|‘Bij Sindanglaja, Java’, signed l.l, canvasboard, 35 x 58 cm. Executed ca. 1890, titled verso.|
Wilhelm ‘Willem’ Christiaan Constant Bleckmann was born on February 14, 1853 in Batavia, today’s Jakarta. His mother, born in Java and with Indo-European ancestry, was a sister of the renowned Indologist and linguist Herman Neubronner van der Tuuk (1824-1894).
After a formal education in Holland, Bleckmann returned to his native island of Java in 1872, where he worked as a civil servant. An essential turning point in Bleckmann’s life took place in 1877, when he left for the Netherlands on sick leave. There, he was hugely impressed by the paintings of the The Hague School artists, which, following in the footsteps of the Barbizon School, had now risen to great heights, like the Maris brothers and J.H. Weissenbruch (1824-1903). He decided to attend art classes at the Amsterdam Academy of Fine Arts. After returning to Batavia, he made a dramatic career change, being appointed drawing teacher at the Batavia Willem III gymnasium in 1882. In his spare time, he would depict the Javanese landscape, in and around Batavia, in watercolours and oil paintings. From 1882 until 1898, Bleckmann underwent a huge artistic development, evolving from a Romantic into an Impressionist painter. He did so, after famous painters like Raden Saleh, Salm en Beynon had passed away, and long before the next generation of painters would even think of travelling to the Indies. Bleckmann may have met Mari ten Kate (1831-1910), Maurits van den Kerkhoff (1830-1908), and W.O.J. Nieuwenkamp (1874-1950), but looking at the oeuvres of these artists, there don’t appear to be any (mutual) influences. In 1898, Bleckmann retired at 45, repatriated, and settled in The Hague with his wife and daughter, to become a much appreciated painter in the Dutch art scene.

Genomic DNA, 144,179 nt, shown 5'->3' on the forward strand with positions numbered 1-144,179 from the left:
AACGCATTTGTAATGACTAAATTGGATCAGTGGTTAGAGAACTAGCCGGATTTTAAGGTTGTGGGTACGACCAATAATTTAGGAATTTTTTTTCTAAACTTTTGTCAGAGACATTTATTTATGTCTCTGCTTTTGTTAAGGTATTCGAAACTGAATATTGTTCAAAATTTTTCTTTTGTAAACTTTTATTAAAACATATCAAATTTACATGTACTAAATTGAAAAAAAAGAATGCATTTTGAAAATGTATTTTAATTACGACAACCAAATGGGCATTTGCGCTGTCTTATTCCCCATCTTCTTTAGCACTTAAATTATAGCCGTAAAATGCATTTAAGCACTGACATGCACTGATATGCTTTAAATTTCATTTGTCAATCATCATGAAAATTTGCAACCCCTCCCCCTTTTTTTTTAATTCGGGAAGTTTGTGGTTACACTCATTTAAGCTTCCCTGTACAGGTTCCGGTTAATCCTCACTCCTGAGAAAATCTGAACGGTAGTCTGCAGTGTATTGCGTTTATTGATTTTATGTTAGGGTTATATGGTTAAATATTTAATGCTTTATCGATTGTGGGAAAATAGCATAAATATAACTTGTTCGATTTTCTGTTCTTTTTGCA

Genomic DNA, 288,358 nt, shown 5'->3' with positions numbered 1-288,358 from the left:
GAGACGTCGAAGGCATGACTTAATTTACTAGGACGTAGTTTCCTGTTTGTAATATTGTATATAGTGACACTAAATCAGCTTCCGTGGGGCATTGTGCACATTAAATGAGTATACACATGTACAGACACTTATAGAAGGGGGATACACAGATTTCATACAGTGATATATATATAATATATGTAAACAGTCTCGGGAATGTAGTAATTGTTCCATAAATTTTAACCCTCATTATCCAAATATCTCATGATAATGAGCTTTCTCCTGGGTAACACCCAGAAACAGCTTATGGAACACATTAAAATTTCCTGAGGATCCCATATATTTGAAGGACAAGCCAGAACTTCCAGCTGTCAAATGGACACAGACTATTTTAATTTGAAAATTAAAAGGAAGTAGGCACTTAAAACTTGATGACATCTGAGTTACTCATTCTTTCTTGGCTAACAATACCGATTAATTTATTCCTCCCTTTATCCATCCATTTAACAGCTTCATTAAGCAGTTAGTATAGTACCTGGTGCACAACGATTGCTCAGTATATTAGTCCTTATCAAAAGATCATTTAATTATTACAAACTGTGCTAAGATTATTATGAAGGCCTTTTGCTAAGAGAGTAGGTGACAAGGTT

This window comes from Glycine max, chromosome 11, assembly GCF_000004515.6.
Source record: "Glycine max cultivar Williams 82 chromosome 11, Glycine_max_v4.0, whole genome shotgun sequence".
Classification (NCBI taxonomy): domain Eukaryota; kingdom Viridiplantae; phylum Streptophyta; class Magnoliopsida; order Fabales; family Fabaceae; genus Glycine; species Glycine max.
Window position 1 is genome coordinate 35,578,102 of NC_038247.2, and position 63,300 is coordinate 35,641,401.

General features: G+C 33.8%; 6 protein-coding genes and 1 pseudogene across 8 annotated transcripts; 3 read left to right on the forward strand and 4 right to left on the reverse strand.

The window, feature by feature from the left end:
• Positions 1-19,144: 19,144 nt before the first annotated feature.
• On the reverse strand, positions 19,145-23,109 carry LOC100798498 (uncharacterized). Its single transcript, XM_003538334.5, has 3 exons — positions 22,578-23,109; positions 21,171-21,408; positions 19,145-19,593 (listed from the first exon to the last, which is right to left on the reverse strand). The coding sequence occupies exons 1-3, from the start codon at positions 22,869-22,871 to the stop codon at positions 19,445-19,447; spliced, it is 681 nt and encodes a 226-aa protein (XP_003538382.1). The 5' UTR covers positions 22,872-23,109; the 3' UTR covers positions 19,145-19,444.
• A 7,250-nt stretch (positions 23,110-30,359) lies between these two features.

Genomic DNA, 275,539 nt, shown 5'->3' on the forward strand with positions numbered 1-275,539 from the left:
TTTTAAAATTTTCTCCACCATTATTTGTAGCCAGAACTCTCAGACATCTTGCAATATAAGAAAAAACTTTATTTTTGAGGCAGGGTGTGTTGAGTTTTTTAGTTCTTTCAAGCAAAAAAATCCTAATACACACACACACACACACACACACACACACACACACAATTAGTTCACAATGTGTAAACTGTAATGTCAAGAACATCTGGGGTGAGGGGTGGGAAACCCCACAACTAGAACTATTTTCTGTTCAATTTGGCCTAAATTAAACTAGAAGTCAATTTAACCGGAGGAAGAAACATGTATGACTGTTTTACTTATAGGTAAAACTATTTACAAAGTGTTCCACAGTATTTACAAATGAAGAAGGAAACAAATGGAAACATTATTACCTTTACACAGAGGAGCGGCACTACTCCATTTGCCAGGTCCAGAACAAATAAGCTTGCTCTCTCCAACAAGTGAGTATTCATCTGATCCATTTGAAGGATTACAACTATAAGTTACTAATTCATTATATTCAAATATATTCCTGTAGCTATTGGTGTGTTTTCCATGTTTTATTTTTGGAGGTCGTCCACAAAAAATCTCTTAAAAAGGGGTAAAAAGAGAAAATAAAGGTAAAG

The present lot is a rare and fine example of Bleckmann’s late 19th century Indonesian oeuvre, made during the rise of the European impressionists, yet painted solitary, at the other end of the globe. The misty Javanese landscape, east of Bogor, near Sindanglaya, exudes the humidity of the tropics. The subtle use of backlight, making the sawah scintillate, and the grazing goats glow, fully justify Willem Bleckmann to be called the first Dutch East Indies Impressionist painter.
Gianni Orsini, May 2018
Auction: 5th of June 2018.